At this weekend’s White House Correspondents’ Dinner, President Obama’s comic routine seemed to have some nasty implications about his political opponents. After reviewing the speech in depth, Byron York reads this between the lines:
Criticism directed at Obama about seemingly non-racial issues, from Ebola to the BP oil spill to climate change, is more severe for Obama than it would be for a white president because it is rooted in racial animus. That animus showed its face in more obvious ways in the birther and Obama-is-a-Muslim memes, but it's always there. Now, in his second term, Obama is finally free to air his resentments.
Obama does not come out and say this, but I think York’s interpretation here is fair. Since 2007, there have been attempts by the left to tie any disagreement with Obama to what York calls “racial animus.” It really seemed like a subtext running through Obama’s routine this weekend.
There is no doubt that the claims about Obama’s birth certificate and religion are ridiculous falsehoods that have emanated from the fringe. (As well as Hillary Clinton supporters.) In the heat of the 2008 primary campaign, Clinton herself even left the door ajar at one point on the question of Obama’s religion.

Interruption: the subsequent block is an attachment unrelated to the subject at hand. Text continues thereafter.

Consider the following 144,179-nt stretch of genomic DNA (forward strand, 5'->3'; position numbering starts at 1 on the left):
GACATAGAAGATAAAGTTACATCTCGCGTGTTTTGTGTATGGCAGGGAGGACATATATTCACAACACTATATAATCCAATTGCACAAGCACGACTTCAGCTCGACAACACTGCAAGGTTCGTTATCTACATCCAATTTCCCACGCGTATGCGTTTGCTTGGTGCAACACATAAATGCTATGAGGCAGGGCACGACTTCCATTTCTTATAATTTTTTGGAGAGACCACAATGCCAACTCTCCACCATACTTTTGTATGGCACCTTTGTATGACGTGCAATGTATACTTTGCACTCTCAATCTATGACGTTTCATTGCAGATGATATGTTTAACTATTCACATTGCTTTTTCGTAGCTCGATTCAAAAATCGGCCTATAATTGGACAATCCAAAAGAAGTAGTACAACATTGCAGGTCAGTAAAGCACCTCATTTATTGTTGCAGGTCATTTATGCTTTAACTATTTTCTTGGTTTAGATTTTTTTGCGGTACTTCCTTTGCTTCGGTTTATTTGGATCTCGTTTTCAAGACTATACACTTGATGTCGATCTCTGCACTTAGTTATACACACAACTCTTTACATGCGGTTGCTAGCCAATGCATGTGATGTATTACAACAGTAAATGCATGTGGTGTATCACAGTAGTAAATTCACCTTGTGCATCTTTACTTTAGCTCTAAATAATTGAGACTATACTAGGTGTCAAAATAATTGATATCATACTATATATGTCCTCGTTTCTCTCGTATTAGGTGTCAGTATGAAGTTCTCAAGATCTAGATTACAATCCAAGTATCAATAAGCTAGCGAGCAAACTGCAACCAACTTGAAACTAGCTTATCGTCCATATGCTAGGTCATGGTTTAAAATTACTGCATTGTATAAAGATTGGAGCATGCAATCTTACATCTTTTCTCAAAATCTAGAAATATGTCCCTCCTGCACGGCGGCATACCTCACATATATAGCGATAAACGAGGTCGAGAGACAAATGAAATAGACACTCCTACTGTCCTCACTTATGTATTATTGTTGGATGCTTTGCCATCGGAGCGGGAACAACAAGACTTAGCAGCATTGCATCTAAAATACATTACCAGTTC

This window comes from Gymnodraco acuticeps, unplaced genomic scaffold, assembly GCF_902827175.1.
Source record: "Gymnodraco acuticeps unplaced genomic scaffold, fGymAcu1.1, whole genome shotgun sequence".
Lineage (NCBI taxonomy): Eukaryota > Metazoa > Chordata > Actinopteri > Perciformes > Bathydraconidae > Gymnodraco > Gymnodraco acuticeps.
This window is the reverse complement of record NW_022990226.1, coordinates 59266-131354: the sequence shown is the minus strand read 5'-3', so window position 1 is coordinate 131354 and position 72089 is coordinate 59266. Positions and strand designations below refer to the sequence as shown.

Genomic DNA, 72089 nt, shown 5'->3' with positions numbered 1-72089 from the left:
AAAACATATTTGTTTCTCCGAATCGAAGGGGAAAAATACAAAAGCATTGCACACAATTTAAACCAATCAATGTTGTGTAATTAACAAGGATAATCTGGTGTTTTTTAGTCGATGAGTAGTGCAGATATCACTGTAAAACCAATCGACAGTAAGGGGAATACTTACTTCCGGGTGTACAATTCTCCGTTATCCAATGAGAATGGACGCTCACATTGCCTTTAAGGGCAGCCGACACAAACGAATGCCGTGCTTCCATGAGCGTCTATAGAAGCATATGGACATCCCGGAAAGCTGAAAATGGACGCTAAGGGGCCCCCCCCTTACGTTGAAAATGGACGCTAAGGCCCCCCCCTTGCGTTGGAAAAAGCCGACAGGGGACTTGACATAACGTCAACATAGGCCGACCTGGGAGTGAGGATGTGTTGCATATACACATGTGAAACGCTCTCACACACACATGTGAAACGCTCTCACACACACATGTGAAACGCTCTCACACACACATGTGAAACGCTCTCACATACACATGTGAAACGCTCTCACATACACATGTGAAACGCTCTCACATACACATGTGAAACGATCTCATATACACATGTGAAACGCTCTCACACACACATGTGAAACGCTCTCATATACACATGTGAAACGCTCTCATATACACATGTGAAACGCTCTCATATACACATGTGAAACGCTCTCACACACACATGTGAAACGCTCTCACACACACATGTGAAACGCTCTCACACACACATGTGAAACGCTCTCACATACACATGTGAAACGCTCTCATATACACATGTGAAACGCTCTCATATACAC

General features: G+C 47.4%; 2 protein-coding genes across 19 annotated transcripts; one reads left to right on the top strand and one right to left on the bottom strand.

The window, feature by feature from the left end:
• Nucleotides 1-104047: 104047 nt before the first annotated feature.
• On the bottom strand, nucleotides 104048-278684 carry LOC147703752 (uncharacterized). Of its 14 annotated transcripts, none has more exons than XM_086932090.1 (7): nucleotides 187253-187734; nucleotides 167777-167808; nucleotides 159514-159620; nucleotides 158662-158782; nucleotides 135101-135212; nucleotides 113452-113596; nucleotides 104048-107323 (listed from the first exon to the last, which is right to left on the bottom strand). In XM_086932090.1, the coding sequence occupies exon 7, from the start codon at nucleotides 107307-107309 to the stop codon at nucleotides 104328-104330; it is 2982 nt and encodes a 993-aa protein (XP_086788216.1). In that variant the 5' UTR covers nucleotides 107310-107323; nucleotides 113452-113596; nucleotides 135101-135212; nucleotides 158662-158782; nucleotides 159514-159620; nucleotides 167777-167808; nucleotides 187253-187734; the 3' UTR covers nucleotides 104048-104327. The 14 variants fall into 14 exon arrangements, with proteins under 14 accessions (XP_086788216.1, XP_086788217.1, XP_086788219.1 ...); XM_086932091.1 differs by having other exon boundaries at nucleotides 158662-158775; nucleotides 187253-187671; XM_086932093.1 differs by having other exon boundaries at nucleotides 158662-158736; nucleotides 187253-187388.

Even so, the general complaint is without merit. By any historical standard, Obama has not been treated worse than his predecessors. Consider:
-The Hamilton-Reynolds Affair. In the 1790s, Thomas Jefferson and/or James Monroe probably leaked information that tied Alexander Hamilton to a sex scandal after Hamilton had already left office. Hamilton’s wife Eliza was so offended by their behavior that she refused to see Monroe when he called on her in 1825, at the end of his presidency.
-The Election of 1800. Representatives of Thomas Jefferson accused John Adams of being a crypto-monarchist. And Adams’s associates accused Jefferson of being a radical atheist. And these two men had worked together to write the Declaration of Independence!
-Opposition to Andrew Jackson. The Whig party eventually took to comparing Jackson to a monarch. The Whig-controlled Senate actually censured him for removing bank deposits from the Second Bank of the United States.
-Abraham Lincoln. He was roundly and viciously criticized during his tenure, including by his own allies.
-The Bloody Shirt. The Republican party of the Gilded Age retained power in part by “waving the bloody shirt” -- tagging any and all Democrats as being a party to secession.
-“Frying the fat.” This was the infamous strategy of the GOP in the 1888 presidential election, after incumbent Grover Cleveland dared to suggest tariff reductions. The strategy was basically to scare the country into thinking that rationalizing the tax code would bring about economic doom.
-“Spasmodic, erratic, sensational, spectacular and arbitrary.” That’s what the Democratic platform of 1904 said about Theodore Roosevelt.
-Warren G. Harding … Half Black? This accusation was an explosive one made at the end of the 1920 campaign.